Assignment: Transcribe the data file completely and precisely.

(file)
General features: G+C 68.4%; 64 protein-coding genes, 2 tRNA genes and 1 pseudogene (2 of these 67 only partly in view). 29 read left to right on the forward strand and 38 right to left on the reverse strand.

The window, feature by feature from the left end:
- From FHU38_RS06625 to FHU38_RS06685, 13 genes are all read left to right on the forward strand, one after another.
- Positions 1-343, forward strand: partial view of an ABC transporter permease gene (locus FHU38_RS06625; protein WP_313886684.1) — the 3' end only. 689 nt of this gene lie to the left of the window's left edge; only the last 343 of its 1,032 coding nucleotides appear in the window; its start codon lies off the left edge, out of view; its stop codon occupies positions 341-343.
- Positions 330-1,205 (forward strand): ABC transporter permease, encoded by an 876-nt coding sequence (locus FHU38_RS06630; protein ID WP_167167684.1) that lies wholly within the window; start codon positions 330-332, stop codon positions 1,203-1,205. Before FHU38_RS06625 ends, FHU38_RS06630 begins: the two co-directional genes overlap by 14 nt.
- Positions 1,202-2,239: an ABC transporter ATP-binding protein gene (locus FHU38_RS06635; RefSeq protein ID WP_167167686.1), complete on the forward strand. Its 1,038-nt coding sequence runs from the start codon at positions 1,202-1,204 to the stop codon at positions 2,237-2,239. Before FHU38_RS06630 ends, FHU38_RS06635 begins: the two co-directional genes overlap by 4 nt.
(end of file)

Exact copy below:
General features: G+C 68.4%; 64 protein-coding genes, 2 tRNA genes and 1 pseudogene (2 of these 67 only partly in view). 29 read left to right on the forward strand and 38 right to left on the reverse strand.

The window, feature by feature from the left end:
- From FHU38_RS06625 to FHU38_RS06685, 13 genes are all read left to right on the forward strand, one after another.
- Positions 1-343, forward strand: partial view of an ABC transporter permease gene (locus FHU38_RS06625; protein WP_313886684.1) — the 3' end only. 689 nt of this gene lie to the left of the window's left edge; only the last 343 of its 1,032 coding nucleotides appear in the window; its start codon lies off the left edge, out of view; its stop codon occupies positions 341-343.
- Positions 330-1,205 (forward strand): ABC transporter permease, encoded by an 876-nt coding sequence (locus FHU38_RS06630; protein ID WP_167167684.1) that lies wholly within the window; start codon positions 330-332, stop codon positions 1,203-1,205. Before FHU38_RS06625 ends, FHU38_RS06630 begins: the two co-directional genes overlap by 14 nt.
- Positions 1,202-2,239: an ABC transporter ATP-binding protein gene (locus FHU38_RS06635; RefSeq protein ID WP_167167686.1), complete on the forward strand. Its 1,038-nt coding sequence runs from the start codon at positions 1,202-1,204 to the stop codon at positions 2,237-2,239. Before FHU38_RS06630 ends, FHU38_RS06635 begins: the two co-directional genes overlap by 4 nt.